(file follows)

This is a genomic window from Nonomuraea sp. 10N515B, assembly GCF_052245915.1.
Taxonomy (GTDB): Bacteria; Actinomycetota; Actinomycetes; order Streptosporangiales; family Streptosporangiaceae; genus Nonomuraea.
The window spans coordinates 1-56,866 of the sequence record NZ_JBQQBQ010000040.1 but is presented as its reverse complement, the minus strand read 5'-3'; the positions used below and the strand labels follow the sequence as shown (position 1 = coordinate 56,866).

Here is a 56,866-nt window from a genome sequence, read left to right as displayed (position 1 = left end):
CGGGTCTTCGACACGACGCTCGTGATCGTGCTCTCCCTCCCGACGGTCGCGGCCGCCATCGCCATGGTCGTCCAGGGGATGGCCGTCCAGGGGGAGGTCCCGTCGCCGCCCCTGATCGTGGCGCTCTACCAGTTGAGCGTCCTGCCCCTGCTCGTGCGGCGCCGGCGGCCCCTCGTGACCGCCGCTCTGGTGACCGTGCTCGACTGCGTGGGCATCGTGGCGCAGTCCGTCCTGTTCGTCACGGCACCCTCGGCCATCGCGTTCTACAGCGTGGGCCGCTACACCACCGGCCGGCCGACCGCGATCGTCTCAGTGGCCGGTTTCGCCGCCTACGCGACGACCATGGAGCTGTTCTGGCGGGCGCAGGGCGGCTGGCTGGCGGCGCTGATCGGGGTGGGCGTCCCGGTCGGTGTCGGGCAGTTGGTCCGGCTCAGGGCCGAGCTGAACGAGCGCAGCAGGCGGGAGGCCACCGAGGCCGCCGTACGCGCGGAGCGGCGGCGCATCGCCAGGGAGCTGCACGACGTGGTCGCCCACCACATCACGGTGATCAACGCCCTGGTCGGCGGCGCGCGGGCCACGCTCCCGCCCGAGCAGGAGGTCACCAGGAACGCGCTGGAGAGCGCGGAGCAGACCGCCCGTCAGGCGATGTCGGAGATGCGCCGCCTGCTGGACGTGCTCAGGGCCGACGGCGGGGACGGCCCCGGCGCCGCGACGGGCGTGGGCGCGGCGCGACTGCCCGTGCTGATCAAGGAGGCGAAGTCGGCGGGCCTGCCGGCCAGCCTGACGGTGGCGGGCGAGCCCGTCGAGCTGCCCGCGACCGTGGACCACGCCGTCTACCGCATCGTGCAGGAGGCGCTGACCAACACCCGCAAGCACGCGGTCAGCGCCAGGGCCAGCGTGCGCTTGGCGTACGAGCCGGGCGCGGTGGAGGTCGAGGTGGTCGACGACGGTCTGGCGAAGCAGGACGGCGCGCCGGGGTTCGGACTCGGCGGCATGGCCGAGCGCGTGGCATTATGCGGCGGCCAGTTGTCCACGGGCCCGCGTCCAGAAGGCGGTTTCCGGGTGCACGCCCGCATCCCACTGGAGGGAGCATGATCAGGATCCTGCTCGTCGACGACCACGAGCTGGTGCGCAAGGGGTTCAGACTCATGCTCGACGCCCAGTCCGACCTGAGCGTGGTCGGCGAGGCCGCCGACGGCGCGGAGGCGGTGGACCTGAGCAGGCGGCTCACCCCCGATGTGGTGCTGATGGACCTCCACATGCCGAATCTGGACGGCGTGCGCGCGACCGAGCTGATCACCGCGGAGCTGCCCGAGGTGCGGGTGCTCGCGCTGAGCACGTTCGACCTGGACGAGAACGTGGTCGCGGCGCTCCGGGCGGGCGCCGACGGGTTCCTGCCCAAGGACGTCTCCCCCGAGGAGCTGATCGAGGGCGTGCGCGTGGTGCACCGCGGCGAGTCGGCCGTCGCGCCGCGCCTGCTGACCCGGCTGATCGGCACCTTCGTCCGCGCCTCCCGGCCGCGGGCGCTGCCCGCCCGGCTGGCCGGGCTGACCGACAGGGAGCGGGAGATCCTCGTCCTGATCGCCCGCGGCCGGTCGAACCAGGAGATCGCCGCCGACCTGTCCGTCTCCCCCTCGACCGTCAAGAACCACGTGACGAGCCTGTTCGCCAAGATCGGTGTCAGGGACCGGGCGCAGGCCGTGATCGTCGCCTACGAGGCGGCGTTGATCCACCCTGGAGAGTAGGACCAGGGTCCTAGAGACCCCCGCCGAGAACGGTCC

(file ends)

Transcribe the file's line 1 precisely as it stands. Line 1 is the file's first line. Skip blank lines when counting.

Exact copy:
This is a genomic window from Nonomuraea sp. 10N515B, assembly GCF_052245915.1.